WHY WE NOW FALLOW FARM
Thanks for the fallowing piece in the March 2015 edition. It has added confirmatory bias to our practice into which we fell by accident on our 10 acres.
With a little permaculture reading, I decided that tall grass was worth growing, despite its offense to my Kiwi desire to see a tidy landscape. When the calves went into the paddocks full of seedheads and immediately chomped them and the dandelion heads before touching anything else we felt much better.
My late father-in-law once said that he had never seen cows eat seed heads, but then conceded that as a dairy farmer he had never let his grass grow tall enough. When the girls turned up with glossy coats from the seed oils we knew
we were onto a winner so I set out to find more reasons for it.
I’m agreed on the effects on root formation, and some ‘permie’ research has been done on the difference and it’s significant. Our root zone extended from about 10cm to 20cm in a single year. We also noticed that long, dense grasses resist erosion by slowing down the flow of water, although we have also built a couple of swales to handle the larger water issues on our property.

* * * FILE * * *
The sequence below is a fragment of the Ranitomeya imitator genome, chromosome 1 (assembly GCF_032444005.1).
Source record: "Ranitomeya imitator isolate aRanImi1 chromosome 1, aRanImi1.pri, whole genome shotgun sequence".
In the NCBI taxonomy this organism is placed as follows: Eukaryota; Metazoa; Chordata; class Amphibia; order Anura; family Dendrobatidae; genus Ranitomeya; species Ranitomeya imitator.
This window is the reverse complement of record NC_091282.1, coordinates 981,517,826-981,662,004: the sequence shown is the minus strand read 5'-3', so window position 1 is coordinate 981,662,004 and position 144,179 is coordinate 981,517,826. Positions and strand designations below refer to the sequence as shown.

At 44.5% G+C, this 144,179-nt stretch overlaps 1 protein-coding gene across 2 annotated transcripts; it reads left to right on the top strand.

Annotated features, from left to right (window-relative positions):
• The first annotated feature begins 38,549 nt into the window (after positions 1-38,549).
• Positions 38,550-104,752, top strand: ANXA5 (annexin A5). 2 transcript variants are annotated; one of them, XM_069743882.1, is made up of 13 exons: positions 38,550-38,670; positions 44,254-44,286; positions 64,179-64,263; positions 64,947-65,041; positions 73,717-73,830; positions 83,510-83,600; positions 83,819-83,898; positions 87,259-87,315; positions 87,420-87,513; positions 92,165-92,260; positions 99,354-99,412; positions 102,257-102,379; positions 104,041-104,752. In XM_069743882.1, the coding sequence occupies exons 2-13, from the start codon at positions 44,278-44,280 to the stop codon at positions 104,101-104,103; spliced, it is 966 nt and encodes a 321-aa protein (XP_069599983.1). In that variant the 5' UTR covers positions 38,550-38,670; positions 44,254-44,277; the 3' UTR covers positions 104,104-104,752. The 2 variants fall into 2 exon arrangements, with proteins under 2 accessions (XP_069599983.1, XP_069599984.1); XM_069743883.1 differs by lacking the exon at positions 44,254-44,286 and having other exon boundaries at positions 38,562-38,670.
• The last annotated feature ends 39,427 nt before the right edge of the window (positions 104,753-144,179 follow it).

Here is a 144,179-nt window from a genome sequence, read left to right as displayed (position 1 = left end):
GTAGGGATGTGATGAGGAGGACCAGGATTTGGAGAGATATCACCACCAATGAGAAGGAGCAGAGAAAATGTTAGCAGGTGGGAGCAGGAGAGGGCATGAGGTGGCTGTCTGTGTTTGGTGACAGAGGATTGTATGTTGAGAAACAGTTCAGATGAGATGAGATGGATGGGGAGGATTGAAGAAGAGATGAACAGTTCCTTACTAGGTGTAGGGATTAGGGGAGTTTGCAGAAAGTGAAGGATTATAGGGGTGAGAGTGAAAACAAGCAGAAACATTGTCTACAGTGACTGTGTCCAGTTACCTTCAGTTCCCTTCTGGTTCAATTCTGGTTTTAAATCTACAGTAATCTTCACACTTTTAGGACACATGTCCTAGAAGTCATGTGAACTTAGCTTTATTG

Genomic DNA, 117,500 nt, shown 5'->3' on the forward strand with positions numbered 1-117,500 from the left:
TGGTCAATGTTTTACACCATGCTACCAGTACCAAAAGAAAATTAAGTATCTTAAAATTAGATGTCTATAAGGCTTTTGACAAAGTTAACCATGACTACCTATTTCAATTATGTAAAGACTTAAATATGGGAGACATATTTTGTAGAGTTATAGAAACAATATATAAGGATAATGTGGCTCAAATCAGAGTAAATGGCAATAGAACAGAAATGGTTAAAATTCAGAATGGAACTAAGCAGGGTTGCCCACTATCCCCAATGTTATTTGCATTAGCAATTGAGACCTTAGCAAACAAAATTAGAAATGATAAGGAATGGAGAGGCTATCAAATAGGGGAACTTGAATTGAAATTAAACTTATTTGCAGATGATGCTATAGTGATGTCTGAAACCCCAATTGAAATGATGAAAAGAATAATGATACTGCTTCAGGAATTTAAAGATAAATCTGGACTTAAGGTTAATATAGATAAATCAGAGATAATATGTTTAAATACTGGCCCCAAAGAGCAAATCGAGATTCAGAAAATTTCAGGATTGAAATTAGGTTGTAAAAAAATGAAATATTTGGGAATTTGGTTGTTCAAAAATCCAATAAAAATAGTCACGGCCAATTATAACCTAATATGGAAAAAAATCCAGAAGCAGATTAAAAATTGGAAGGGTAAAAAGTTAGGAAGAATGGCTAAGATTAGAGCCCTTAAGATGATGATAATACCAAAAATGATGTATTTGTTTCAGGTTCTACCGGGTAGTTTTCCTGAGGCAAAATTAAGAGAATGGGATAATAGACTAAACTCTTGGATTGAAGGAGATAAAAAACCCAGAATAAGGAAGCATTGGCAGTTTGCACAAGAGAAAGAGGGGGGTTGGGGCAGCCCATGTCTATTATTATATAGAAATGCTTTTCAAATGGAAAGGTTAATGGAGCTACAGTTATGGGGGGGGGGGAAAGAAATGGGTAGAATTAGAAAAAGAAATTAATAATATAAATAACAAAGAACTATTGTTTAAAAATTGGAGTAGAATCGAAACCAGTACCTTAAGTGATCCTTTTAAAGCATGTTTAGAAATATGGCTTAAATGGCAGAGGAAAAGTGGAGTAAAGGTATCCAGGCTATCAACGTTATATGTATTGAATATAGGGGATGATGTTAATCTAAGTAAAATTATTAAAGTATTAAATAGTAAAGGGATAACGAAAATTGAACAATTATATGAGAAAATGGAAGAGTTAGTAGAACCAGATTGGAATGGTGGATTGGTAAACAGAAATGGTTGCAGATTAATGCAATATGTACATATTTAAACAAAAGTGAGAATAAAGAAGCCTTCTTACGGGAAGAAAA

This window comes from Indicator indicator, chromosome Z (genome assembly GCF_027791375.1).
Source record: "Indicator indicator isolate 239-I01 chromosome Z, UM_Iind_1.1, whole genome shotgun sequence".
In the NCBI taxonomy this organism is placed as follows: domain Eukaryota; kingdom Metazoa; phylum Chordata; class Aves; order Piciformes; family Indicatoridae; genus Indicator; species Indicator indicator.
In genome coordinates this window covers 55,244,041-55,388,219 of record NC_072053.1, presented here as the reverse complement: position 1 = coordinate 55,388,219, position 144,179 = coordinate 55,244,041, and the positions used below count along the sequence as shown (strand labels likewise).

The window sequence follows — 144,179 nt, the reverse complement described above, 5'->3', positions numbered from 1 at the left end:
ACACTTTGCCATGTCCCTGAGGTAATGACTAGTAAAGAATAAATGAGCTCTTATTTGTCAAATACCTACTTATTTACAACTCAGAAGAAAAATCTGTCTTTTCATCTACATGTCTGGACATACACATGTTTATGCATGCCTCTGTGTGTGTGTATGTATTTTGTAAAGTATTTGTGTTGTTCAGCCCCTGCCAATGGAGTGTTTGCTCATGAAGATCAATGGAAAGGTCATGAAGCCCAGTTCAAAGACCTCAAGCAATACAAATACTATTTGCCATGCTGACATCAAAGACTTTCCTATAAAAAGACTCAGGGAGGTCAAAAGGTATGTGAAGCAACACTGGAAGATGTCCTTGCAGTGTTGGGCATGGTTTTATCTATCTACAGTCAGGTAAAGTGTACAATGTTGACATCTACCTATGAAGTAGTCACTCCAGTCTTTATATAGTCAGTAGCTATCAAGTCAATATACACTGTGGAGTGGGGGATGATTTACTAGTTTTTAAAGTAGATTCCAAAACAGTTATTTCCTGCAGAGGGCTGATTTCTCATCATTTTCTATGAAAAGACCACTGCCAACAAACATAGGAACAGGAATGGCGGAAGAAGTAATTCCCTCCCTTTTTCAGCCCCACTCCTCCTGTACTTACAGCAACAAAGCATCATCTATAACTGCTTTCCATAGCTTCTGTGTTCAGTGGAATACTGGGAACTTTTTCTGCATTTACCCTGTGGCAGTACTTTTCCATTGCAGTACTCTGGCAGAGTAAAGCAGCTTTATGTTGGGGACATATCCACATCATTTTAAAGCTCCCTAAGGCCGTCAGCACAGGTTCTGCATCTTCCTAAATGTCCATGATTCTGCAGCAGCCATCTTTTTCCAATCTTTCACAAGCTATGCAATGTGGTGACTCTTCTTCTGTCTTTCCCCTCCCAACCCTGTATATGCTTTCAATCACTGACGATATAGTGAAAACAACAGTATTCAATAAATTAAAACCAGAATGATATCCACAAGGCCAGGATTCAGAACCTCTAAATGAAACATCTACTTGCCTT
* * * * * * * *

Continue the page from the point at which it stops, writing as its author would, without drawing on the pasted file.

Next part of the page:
We don’t go quite as far as a full year lock-up, although parts of the property have not been grazed for nearly that long, but under a permaculture design we do graze hard, then leave the paddock for at least 120 days before grazing again to break the parasite cycle.
Part of the process is to ensure that we are not overstocking. We had five weaners that we cut to two yearlings, which we then replaced at two years with a couple of Dexters because that long grass is important to us and being able to feed our animals from the landscape is critical.
One more thing. When we arrived we had a rabbit problem, but a single winter of growing the grass as tall as we could solved that without traps, bait, or a bullet fired. They hate long grass and head for pastures new, and shorter.